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Testicular growth and maturation are largely influenced by testosterone, which is produced by the testicle both before and after birth.1 Testosterone production is regulated centrally by the hypothalamic-pituitary-testicular axis as well as intragonadally. Testosterone effects include embryologic male genital differentiation, neonatal imprinting of androgen-dependent target tissue, maturation of the genitalia at puberty, growth of skeletal muscle, deepening of the voice from laryngeal growth, epiphyseal cartilage growth during puberty, male hair growth and distribution, erythropoiesis, stimulation of sebaceous glands, and male social behavior.1,2

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Developmental Anatomy and Histology

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The adult testicle is ovoid in shape with a volume of 15 to 25 mL, an average length of 4.6 cm (range 3.6–5.5 cm), and an average width of 2.6 cm (range 2.1–3.2 cm). Each testis is surrounded by a capsule made up of 3 layers: the outer visceral layer of the tunica vaginalis, the tunica albuginea, and the inner layer of the tunica vasculosa. Contained by the capsule, each testis is divided into 250 lobules by fibrous septae, with 1 to 4 seminiferous tubules in each lobule. The tubules account for 90% of testicular mass, and the interstitium accounts for the remaining 10%. The interstitium consists of Leydig cells, blood vessels, lymphatic channels, macrophages, and mast cells. Leydig cells are the major source of testosterone and are closely applied to the outer wall of the seminiferous tubule. Each seminiferous tubule is approximately 60 cm in length and 150 to 175 μm in diameter.3 The tubule is the site of spermatogenesis and contains 2 cell types, Sertoli cells and germ cells.4,5

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Gonadal Differentiation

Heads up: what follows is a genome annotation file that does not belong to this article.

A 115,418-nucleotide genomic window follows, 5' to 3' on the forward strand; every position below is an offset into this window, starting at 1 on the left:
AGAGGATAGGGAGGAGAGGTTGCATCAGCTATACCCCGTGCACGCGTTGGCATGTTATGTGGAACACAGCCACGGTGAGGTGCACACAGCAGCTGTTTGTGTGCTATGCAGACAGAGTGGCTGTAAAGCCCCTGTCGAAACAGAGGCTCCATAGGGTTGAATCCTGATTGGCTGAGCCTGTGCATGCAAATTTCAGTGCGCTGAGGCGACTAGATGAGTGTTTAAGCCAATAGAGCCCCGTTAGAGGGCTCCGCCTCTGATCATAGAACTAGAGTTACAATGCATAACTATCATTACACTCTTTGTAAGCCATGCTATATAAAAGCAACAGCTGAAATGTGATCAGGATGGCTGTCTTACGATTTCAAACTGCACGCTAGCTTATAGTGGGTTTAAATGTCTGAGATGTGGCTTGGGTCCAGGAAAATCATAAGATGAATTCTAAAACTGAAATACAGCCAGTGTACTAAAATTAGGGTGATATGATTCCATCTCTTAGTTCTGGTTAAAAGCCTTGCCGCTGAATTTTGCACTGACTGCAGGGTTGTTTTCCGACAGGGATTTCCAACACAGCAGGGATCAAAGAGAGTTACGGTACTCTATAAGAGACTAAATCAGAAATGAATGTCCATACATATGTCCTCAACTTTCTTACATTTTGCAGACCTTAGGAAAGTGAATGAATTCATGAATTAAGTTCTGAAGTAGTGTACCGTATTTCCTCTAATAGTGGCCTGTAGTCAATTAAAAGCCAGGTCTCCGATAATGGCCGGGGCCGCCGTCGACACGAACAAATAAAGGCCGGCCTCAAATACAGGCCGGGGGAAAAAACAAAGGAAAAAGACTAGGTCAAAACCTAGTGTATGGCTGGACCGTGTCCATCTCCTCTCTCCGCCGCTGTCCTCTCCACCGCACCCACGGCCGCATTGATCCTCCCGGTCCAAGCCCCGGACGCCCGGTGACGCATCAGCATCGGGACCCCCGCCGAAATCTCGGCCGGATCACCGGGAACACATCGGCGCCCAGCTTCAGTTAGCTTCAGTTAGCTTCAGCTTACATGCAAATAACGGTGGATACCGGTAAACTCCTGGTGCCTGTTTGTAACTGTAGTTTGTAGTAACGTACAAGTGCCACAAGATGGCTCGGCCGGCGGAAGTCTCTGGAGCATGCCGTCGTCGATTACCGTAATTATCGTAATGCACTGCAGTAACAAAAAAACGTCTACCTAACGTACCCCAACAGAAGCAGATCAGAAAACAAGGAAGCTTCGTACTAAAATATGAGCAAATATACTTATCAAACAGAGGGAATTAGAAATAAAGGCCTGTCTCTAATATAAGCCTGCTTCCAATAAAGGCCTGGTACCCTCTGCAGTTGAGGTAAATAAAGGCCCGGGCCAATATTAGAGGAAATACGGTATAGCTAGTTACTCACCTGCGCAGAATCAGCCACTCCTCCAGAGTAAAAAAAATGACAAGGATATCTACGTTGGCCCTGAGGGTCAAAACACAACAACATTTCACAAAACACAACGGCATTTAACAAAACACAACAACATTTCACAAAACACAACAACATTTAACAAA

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Although the sex of the embryo is determined at conception, the potential male and female gonads do not differ morphologically until the seventh week of development. Initially, they appear as gonadal ridges, into which the primordial germ cells migrate in the sixth week of growth. Primitive sex cords develop before incorporation of the germ cells and are the progenitors of the seminiferous tubules.1 By the fourth month, the primitive germ cells and Sertoli cells can be identified in the tubules (Fig. 65-1). Leydig cells are abundant during the fourth to sixth month and assist in influencing the sexual differentiation of the genital ducts and external genitalia by means of testosterone production. The fetal testes produce inducer substances, which promote growth of the mesonephric or wolffian duct and inhibit development of the paramesonephric or müllerian duct. The mesonephric duct persists (except for the most cranial portion, the appendix epididymis) and gives rise to the epididymis, ductus deferens, and seminal vesicle. The paramesonephric duct completely degenerates except for a small portion at the cranial end, which persists as the appendix testis. Descent of the testes from their abdominal origin to their final location in the scrotal sac begins in the seventh or eighth month.1,5 It is typically complete shortly before birth. However, ...

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